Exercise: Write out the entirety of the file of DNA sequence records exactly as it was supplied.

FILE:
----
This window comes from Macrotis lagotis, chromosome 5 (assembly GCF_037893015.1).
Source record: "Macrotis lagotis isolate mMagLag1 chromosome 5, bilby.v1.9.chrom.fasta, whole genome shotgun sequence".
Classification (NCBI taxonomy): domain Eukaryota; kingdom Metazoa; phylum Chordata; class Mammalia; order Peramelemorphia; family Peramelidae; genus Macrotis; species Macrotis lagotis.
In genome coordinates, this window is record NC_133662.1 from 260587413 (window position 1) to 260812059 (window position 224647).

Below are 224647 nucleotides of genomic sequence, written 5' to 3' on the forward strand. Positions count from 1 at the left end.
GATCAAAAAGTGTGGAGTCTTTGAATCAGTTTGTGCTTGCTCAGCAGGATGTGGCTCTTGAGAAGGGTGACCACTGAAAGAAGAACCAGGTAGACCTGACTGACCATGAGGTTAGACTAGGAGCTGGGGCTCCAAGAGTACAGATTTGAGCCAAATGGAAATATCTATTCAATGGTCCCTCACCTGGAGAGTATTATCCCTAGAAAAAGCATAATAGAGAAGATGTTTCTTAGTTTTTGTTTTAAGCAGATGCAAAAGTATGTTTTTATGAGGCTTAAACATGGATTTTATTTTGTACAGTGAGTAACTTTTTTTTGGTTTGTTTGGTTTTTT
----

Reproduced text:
This window comes from Macrotis lagotis, chromosome 5 (assembly GCF_037893015.1).
Source record: "Macrotis lagotis isolate mMagLag1 chromosome 5, bilby.v1.9.chrom.fasta, whole genome shotgun sequence".
Classification (NCBI taxonomy): domain Eukaryota; kingdom Metazoa; phylum Chordata; class Mammalia; order Peramelemorphia; family Peramelidae; genus Macrotis; species Macrotis lagotis.
In genome coordinates, this window is record NC_133662.1 from 260587413 (window position 1) to 260812059 (window position 224647).

Below are 224647 nucleotides of genomic sequence, written 5' to 3' on the forward strand. Positions count from 1 at the left end.
GATCAAAAAGTGTGGAGTCTTTGAATCAGTTTGTGCTTGCTCAGCAGGATGTGGCTCTTGAGAAGGGTGACCACTGAAAGAAGAACCAGGTAGACCTGACTGACCATGAGGTTAGACTAGGAGCTGGGGCTCCAAGAGTACAGATTTGAGCCAAATGGAAATATCTATTCAATGGTCCCTCACCTGGAGAGTATTATCCCTAGAAAAAGCATAATAGAGAAGATGTTTCTTAGTTTTTGTTTTAAGCAGATGCAAAAGTATGTTTTTATGAGGCTTAAACATGGATTTTATTTTGTACAGTGAGTAACTTTTTTTTGGTTTGTTTGGTTTTTT